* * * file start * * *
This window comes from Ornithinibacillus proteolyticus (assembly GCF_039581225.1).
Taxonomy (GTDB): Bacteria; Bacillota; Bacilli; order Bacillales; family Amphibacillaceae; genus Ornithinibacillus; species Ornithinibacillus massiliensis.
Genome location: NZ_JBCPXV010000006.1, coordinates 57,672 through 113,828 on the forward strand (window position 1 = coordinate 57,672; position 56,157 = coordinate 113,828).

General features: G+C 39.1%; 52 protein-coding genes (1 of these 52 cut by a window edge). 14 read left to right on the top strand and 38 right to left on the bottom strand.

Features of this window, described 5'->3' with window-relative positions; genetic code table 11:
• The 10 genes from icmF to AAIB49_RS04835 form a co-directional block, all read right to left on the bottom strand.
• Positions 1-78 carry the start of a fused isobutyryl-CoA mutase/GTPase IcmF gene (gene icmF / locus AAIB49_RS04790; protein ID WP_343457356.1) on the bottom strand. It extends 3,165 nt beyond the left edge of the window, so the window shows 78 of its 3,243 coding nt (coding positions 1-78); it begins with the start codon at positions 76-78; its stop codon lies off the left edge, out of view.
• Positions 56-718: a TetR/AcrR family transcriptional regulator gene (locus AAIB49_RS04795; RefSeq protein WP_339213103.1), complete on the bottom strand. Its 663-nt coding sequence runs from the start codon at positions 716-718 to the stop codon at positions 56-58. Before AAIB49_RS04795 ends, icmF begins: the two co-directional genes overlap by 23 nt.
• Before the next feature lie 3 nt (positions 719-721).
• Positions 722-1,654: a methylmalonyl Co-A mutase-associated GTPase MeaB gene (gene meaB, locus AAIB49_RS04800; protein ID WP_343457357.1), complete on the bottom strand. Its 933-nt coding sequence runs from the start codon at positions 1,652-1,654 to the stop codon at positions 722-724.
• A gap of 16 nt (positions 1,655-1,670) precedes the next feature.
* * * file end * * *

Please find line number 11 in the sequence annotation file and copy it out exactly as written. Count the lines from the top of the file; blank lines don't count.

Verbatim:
• A gap of 16 nt (positions 1,655-1,670) precedes the next feature.